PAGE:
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Evaluating the Impacts of Climate Extremes on Karst Hydrology and Species Vulnerability

Karst and Climate Change: Understanding Linkages Between Climate, Water Resources, and Ecosystems


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Karst aquifers—formed when the movement of water dissolves bedrock—are critical groundwater resources in North America. Water moving through these aquifers carves out magnificent caves, sinkholes, and other formations. These formations are home to high concentrations of rare and endangered species, but the hydrological conditions that support these species can change rapidly. Managing these ecosystems into the future requires a better understanding of how climate, hydrology, and karst ecosystems interact. The objective of this project was to determine how species and ecosystems associated with karst might respond to future temperature and precipitation extremes and accompanying changes in groundwater levels and springflow. The research [...]

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Principal Investigator :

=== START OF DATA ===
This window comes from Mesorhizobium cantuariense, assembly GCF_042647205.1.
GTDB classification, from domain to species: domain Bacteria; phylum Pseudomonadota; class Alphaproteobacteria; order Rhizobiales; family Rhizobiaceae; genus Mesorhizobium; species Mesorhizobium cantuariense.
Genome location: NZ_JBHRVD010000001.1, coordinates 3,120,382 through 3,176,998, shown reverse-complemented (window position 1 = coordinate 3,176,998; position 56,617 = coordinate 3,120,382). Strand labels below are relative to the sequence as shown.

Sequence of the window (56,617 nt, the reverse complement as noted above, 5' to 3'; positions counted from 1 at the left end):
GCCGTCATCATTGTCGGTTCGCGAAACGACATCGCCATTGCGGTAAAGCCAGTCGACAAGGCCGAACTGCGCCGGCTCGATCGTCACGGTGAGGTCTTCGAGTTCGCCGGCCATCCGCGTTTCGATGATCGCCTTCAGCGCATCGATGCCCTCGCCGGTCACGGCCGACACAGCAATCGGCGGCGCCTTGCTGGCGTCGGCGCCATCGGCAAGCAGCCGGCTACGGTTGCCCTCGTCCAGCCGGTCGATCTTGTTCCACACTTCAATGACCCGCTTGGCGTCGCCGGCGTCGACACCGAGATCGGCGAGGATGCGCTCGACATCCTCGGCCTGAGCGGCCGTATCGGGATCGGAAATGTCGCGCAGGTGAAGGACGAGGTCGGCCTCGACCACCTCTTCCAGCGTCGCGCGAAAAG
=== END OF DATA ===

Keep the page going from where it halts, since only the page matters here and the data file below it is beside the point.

Barbara J Mahler
Funding Agency :
South Central CSC
CMS Group :
Climate Adaptation Science Centers (CASC) Program

Attached Files

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“Ozark Karst Spring - Credit: Scott House, NPS”
thumbnail 823.44 KB image/jpeg
“Can Creek - Credit: Alan Cressler”
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“Cueva Yuyu - Credit: Alan Cressler”
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Researchers assessed the links between climate, groundwater storage, spring flow, and ecosystem response in two contrasting major U.S. karst systems: the Edwards and Madison aquifers. Karst aquifers are uniquely suited for investigating effects of climate variability at timescales of human interest because they are highly dynamic; further, many provide habitat for rare and endangered species. The principal objective of this project was to determine how interrelations between karst hydrology and ecosystems will be affected by climate change. Current relations between recharge (impulse) and storage and spring flow (response) are quantified through signal-processing models that use existing time series of precipitation, stream flow, water level, and spring flow. Future changes in storage and spring flow are forecast by linking the signal-processing models with a downscaled climate change model. Current and future ecosystem health is assessed by assembling and analyzing spatial and temporal data in the two focal karst ecosystems and assessing their vulnerability related to projected climate change on the basis of the Climate-Change Vulnerability Index.

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